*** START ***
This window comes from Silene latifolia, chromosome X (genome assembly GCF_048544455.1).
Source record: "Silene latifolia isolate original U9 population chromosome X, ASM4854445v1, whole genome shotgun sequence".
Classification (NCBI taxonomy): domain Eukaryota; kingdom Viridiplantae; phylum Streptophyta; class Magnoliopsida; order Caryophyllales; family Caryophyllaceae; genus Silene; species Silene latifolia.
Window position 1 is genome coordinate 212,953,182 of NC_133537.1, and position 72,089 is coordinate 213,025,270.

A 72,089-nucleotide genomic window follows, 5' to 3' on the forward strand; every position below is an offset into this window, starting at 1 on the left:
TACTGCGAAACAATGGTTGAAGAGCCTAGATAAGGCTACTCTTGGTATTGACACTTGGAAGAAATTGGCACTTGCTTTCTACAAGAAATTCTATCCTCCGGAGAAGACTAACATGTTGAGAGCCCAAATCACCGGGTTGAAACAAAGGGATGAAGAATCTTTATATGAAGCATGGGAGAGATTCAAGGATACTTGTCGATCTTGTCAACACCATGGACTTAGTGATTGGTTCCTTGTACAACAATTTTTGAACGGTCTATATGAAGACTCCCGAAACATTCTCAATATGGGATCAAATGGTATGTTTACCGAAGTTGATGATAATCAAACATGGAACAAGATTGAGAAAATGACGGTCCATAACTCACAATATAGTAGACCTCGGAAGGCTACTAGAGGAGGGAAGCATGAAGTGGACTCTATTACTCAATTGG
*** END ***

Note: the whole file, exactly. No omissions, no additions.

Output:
This window comes from Silene latifolia, chromosome X (genome assembly GCF_048544455.1).
Source record: "Silene latifolia isolate original U9 population chromosome X, ASM4854445v1, whole genome shotgun sequence".
Classification (NCBI taxonomy): domain Eukaryota; kingdom Viridiplantae; phylum Streptophyta; class Magnoliopsida; order Caryophyllales; family Caryophyllaceae; genus Silene; species Silene latifolia.
Window position 1 is genome coordinate 212,953,182 of NC_133537.1, and position 72,089 is coordinate 213,025,270.

A 72,089-nucleotide genomic window follows, 5' to 3' on the forward strand; every position below is an offset into this window, starting at 1 on the left:
TACTGCGAAACAATGGTTGAAGAGCCTAGATAAGGCTACTCTTGGTATTGACACTTGGAAGAAATTGGCACTTGCTTTCTACAAGAAATTCTATCCTCCGGAGAAGACTAACATGTTGAGAGCCCAAATCACCGGGTTGAAACAAAGGGATGAAGAATCTTTATATGAAGCATGGGAGAGATTCAAGGATACTTGTCGATCTTGTCAACACCATGGACTTAGTGATTGGTTCCTTGTACAACAATTTTTGAACGGTCTATATGAAGACTCCCGAAACATTCTCAATATGGGATCAAATGGTATGTTTACCGAAGTTGATGATAATCAAACATGGAACAAGATTGAGAAAATGACGGTCCATAACTCACAATATAGTAGACCTCGGAAGGCTACTAGAGGAGGGAAGCATGAAGTGGACTCTATTACTCAATTGG